A CMO’s Guide to Marketing ROI for 2017

October 7, 2016 James Thomas

image001Tracking marketing return on investment can be tricky – especially since multiple channels and touchpoints are involved along a buyer’s journey. And if results metrics aren’t tied back to budgets and planning, marketers only get a partial picture of their overall marketing performance.

Seventh Generation general manager and CMO Joey Bergstein recently talked about the marriage of these two perspectives: “Marketing is part art and part science. At the end of the day, these two components need to come together to deliver ROI and grow the business in a responsible, sustainable manner. The best marketers focus on driving performance and results through marketing programs that are built to deliver.”

As you set your focus on planning and measuring marketing performance for 2017, consider how marketers are approaching marketing ROI – both on the bottom-up individual campaign level and the top-down holistic marketing plan.

Rethink Email Marketing ROI

“When’s the last time you received, opened, clicked and bought from a marketing email? You probably have once or twice, but it’s not an everyday occurrence. What is more common is to receive emails, which triggers a need to buy, and then you either go to a brand’s site, or remind yourself to buy something from that brand. So what you need is a more robust attribution model. As part of that, find the statistical answers to these questions:

  • How many people who were sent my email bought something in the next X days?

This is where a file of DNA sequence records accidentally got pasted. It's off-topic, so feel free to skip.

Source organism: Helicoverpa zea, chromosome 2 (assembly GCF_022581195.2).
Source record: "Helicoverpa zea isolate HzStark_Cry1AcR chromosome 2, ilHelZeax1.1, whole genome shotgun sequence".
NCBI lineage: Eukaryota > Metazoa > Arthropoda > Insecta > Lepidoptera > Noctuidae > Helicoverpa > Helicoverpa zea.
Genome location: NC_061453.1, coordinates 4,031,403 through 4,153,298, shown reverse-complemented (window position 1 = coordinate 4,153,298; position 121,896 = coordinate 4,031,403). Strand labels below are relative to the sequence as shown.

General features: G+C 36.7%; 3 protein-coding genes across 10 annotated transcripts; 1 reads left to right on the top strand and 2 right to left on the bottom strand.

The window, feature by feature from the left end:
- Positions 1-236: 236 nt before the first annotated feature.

• What about those who opened? And clicked? And even unsubscribed?
  • Once someone signs up to my list, how much is their average spend overall in the next X months?

From here, you can work out what an incremental person on your list is worth. And, subsequently, what an incremental open is worth, and an incremental click, and so on.” – Read more at Econsultancy.

Use Multi-Touch Attribution for Content Marketing

“Some research suggests that the average buyer touches 10-20 pieces of content before making a purchase decision. ‘Multi-Touch Attribution’ can help assign value across multiple campaigns. This may require some special tools and skills, but some common approaches are ‘first-touch’ (assigning all value to the first campaign that touches a buyer), ‘last touch,’ or ‘weighted’ where some level of attribution is applied across all marketing campaigns that touch the buyer.” – Read more at Marketing Insider Group.

Social Media Measurement is More than Followers and Traffic

“Too many companies are hiring dedicated “social media managers,” and too many marketers are thinking of social media as a distinct, siloed strategy. Instead, social media should be an extension of and enhancement for your other inbound marketing strategies, like SEO and content marketing. When working together cohesively as one unit, these strategies are far more powerful than if you built them up independently.” – Read more at Forbes.

Close the Digital Marketing Loop

“Big data alone does not a successful media plan make. Analysis and creative thinking are equally vital. Lose them in the equation and gaining the right mix is impossible. The loop is undone. Media buyers and planners need to filter through data from disparate, disconnected channels. That sort of work requires juggling multiple skills sets and talents. Most marketers leave creativity to their creative ad agencies, but it’s needed on the media side as well.” – Read more at Adweek.

Put a Process to Performance Measurement

“Today, we understand that optimization means driving great experiences against business KPIs. Moving forward, technological advances that are paired with increases in marketers’ skills mean that companies will be able to balance both without missing a beat. And it will not be because of some innovative workflow that is still way out in orbit somewhere. It will be through refining and reimagining a process most of us already follow:

  • Tap into the data: measure, understand, and then hypothesize;
  • Draw upon your best creative ideas and energies—take risks; and
  • Test experiences, implement the best ones, and continually optimize.”

– Read more at CMO.

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